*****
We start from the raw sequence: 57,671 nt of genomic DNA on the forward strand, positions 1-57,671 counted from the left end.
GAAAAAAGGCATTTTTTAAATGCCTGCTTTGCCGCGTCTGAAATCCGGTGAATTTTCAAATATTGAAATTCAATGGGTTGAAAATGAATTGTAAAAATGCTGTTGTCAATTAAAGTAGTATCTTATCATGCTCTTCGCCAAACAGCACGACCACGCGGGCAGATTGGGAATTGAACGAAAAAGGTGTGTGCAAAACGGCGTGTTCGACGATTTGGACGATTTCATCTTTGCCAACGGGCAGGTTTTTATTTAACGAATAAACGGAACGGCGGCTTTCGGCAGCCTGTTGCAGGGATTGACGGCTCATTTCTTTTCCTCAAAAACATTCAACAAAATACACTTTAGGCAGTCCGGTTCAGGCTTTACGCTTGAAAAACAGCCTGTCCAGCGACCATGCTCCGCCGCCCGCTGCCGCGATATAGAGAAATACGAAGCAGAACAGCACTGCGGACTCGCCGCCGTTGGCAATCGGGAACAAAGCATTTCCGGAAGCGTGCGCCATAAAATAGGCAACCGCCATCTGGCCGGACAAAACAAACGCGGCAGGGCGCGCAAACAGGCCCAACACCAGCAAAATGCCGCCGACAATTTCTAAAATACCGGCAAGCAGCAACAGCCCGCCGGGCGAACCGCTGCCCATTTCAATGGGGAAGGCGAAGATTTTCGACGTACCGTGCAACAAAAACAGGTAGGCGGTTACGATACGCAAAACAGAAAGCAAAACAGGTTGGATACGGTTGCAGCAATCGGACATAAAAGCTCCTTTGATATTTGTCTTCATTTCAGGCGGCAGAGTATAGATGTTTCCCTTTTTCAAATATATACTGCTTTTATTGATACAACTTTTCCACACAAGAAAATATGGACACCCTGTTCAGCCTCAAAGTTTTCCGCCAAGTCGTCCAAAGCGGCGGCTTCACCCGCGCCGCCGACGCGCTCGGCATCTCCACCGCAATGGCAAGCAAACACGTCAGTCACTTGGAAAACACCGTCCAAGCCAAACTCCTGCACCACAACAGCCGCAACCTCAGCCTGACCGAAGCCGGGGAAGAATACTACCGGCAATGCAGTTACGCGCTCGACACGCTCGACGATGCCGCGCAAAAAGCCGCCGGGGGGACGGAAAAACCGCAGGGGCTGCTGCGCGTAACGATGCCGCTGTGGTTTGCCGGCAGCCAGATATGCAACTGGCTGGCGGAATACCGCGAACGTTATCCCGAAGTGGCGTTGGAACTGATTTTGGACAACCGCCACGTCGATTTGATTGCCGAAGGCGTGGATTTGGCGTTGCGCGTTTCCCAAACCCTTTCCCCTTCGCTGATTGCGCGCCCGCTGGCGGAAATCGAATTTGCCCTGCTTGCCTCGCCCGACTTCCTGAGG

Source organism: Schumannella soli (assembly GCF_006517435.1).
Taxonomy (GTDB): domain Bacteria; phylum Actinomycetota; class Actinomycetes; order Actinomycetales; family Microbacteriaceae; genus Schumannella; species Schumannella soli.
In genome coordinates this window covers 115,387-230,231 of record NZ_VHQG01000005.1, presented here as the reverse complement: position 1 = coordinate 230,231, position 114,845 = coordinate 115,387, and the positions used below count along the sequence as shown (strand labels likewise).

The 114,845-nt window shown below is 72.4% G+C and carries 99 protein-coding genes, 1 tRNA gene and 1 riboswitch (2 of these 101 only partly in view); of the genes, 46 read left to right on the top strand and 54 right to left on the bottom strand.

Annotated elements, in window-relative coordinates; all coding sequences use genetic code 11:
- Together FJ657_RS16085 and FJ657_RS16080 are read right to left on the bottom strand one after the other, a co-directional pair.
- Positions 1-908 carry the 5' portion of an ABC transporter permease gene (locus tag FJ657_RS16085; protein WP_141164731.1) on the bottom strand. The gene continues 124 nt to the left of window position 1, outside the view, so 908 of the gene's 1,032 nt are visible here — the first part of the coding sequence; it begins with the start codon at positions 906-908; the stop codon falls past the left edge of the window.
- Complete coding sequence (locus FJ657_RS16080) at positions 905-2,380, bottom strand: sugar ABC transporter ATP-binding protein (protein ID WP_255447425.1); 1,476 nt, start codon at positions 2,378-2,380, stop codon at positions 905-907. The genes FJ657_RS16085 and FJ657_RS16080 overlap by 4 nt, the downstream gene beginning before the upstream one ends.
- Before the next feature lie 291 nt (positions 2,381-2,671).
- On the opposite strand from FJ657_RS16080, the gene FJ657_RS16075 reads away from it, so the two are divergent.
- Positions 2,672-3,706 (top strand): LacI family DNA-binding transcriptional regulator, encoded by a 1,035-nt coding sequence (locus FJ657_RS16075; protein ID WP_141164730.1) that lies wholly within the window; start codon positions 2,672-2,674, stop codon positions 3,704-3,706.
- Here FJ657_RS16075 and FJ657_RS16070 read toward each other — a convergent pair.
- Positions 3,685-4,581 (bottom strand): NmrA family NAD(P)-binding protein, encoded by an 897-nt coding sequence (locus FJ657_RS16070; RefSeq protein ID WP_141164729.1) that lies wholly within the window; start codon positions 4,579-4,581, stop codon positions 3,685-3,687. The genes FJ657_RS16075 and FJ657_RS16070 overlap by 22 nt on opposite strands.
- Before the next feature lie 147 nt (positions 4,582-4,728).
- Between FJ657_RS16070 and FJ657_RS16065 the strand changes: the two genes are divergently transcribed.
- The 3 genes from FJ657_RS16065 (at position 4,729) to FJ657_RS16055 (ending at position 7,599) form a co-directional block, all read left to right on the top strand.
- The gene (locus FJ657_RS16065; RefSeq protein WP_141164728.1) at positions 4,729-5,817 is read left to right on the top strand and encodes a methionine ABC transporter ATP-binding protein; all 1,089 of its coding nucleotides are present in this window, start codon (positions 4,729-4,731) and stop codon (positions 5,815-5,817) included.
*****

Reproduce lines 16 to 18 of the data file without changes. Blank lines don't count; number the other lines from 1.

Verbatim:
- Before the next feature lie 147 nt (positions 4,582-4,728).
- Between FJ657_RS16070 and FJ657_RS16065 the strand changes: the two genes are divergently transcribed.
- The 3 genes from FJ657_RS16065 (at position 4,729) to FJ657_RS16055 (ending at position 7,599) form a co-directional block, all read left to right on the top strand.